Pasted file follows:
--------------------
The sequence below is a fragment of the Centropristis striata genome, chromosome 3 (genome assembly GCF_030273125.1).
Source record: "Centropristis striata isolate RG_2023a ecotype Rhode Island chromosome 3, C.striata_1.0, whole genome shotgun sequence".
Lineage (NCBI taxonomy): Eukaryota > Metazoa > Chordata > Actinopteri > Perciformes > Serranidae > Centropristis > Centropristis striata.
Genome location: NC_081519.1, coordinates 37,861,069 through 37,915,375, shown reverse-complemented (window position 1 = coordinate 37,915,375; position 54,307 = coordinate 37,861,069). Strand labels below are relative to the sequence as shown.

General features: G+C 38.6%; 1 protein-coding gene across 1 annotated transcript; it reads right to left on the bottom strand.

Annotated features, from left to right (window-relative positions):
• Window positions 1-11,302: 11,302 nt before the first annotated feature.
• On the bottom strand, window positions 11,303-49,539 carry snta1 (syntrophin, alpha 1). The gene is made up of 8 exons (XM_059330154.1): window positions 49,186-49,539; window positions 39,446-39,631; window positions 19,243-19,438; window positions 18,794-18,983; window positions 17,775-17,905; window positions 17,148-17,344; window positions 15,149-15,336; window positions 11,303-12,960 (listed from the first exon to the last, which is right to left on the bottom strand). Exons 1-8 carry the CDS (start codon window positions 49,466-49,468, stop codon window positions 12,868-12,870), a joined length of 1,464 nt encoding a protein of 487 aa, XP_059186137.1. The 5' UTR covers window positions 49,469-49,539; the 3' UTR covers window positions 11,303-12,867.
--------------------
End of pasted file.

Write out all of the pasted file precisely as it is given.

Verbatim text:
The sequence below is a fragment of the Centropristis striata genome, chromosome 3 (genome assembly GCF_030273125.1).
Source record: "Centropristis striata isolate RG_2023a ecotype Rhode Island chromosome 3, C.striata_1.0, whole genome shotgun sequence".
Lineage (NCBI taxonomy): Eukaryota > Metazoa > Chordata > Actinopteri > Perciformes > Serranidae > Centropristis > Centropristis striata.
Genome location: NC_081519.1, coordinates 37,861,069 through 37,915,375, shown reverse-complemented (window position 1 = coordinate 37,915,375; position 54,307 = coordinate 37,861,069). Strand labels below are relative to the sequence as shown.

General features: G+C 38.6%; 1 protein-coding gene across 1 annotated transcript; it reads right to left on the bottom strand.

Annotated features, from left to right (window-relative positions):
• Window positions 1-11,302: 11,302 nt before the first annotated feature.
• On the bottom strand, window positions 11,303-49,539 carry snta1 (syntrophin, alpha 1). The gene is made up of 8 exons (XM_059330154.1): window positions 49,186-49,539; window positions 39,446-39,631; window positions 19,243-19,438; window positions 18,794-18,983; window positions 17,775-17,905; window positions 17,148-17,344; window positions 15,149-15,336; window positions 11,303-12,960 (listed from the first exon to the last, which is right to left on the bottom strand). Exons 1-8 carry the CDS (start codon window positions 49,466-49,468, stop codon window positions 12,868-12,870), a joined length of 1,464 nt encoding a protein of 487 aa, XP_059186137.1. The 5' UTR covers window positions 49,469-49,539; the 3' UTR covers window positions 11,303-12,867.